The hangers at Cardington were built to house the great airships which would have revolutionised air travel. However, airships were filled with explosive hydrogen gas and several airships exploded resulting in airships as a form of mass transport being akin to walking down the motorway.
The sheds, I believe, are currently on the English Heritage At Risk register. This doesn’t mean that they are inappropriate towards children, but more that they are at risk of falling down. I also understand that one of the airsheds is currently home to HAV1, a project aiming to redevelop and restart airship transport using modern materials and science.
I’ve often seen the airsheds from the road connecting the M1 to Bedford but today I got really close. It is, of course, illegal and very difficult to take photographs while driving, so instead I tried to imitate the quality of doing so from a stationary car. Honest.
In the wooly wilds of North Wales, there is a place dear to me. A peaceful place. A place where magic awaits. A serene place where the only loud noise is the occasional jet fighter from Valley flying over head or the farmer making bales of hay.
This place is nearly unpronounceable at a campsite at the base of the large mountain. I won’t tell you where it is exactly, but regular readers will know. I don’t want the area spoilt by coach loads of people seeking peace and serenity.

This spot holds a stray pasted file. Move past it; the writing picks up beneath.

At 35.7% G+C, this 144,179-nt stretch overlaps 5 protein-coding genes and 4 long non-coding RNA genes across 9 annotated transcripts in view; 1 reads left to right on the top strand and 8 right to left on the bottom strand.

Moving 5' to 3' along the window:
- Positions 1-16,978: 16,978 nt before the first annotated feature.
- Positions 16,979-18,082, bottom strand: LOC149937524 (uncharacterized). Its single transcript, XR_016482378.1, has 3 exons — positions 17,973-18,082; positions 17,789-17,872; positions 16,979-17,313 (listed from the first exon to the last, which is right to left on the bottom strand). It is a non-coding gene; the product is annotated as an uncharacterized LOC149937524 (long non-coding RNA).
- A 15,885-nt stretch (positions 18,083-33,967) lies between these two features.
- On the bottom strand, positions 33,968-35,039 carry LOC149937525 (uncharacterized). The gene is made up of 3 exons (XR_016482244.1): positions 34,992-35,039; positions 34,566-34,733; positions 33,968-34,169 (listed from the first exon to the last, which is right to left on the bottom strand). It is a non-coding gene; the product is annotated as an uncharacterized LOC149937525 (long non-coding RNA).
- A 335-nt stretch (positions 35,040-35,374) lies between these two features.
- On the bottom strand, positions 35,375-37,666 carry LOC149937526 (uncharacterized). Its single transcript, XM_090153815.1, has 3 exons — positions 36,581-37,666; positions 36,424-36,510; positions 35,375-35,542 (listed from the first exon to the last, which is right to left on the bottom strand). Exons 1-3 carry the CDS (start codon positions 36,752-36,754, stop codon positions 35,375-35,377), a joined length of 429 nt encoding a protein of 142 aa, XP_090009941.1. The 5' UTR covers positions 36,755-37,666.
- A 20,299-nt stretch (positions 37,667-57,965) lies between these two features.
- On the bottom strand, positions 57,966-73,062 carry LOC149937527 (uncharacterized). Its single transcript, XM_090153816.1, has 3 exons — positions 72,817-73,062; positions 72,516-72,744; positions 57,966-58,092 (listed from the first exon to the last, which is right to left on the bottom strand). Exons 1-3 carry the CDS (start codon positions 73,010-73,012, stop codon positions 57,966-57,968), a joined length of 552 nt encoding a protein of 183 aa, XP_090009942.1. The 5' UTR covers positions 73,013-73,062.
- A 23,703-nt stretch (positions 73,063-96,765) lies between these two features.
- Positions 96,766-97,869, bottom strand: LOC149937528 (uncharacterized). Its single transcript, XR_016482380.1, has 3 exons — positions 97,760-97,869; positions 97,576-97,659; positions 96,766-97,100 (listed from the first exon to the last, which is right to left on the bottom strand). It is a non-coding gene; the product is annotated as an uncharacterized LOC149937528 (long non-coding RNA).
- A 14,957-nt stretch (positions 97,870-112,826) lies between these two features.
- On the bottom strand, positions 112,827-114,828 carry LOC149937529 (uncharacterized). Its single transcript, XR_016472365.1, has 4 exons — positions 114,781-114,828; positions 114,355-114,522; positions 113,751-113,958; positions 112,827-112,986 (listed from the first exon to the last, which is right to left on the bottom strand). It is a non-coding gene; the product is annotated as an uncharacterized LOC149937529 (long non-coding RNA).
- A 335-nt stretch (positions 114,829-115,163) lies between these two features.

Lovely isn’t it?
This is the spot. Miles from anywhere. Peaceful. Quiet. No people to bother you.
In my minds eye it is always this glorious too. Skies as blue as language in a working mans club. Grass as green as my old Hyundai Coupe. A climate as warm as toast. Beautiful. Quiet.
Why this particular view? Well during the day the sea looks so calm and serene there. Sometimes, if you’re lucky, you may witness the clouds rolling in off the sea like something from an eerie movie. Shrouding everything yet still allowing parts of the landscape to peek out like cheeky little kittens.
A bit like this
But I know. I know from bitter personal experience. This place can be cold, wet and stormy. But it doesn’t stop me from remembering it as a warm welcoming place.
It is no wonder that this area is steeped in mythology and wonder. This is where Arthur had his Camelot. Nothing to do with Glastonbury or Cornwall. This is the land of the dragon. Where the isle of Avalon lies over the treacherous waters. Where few come. Where fewer remain.
Those that do, and stay the night, are treated to a display of stars bright. Of distant light from the Pembrokeshire coast cast from lighthouses across the bay. Shooting stars, dolphins basking in the light of the setting sun. All this. With naught but peace and quiet.
It is where I want to be scattered should I be cremated. It is where I would like to spend my last waking moments on the Earth.
No mobile phone signal. Nothing. Just peace and quiet.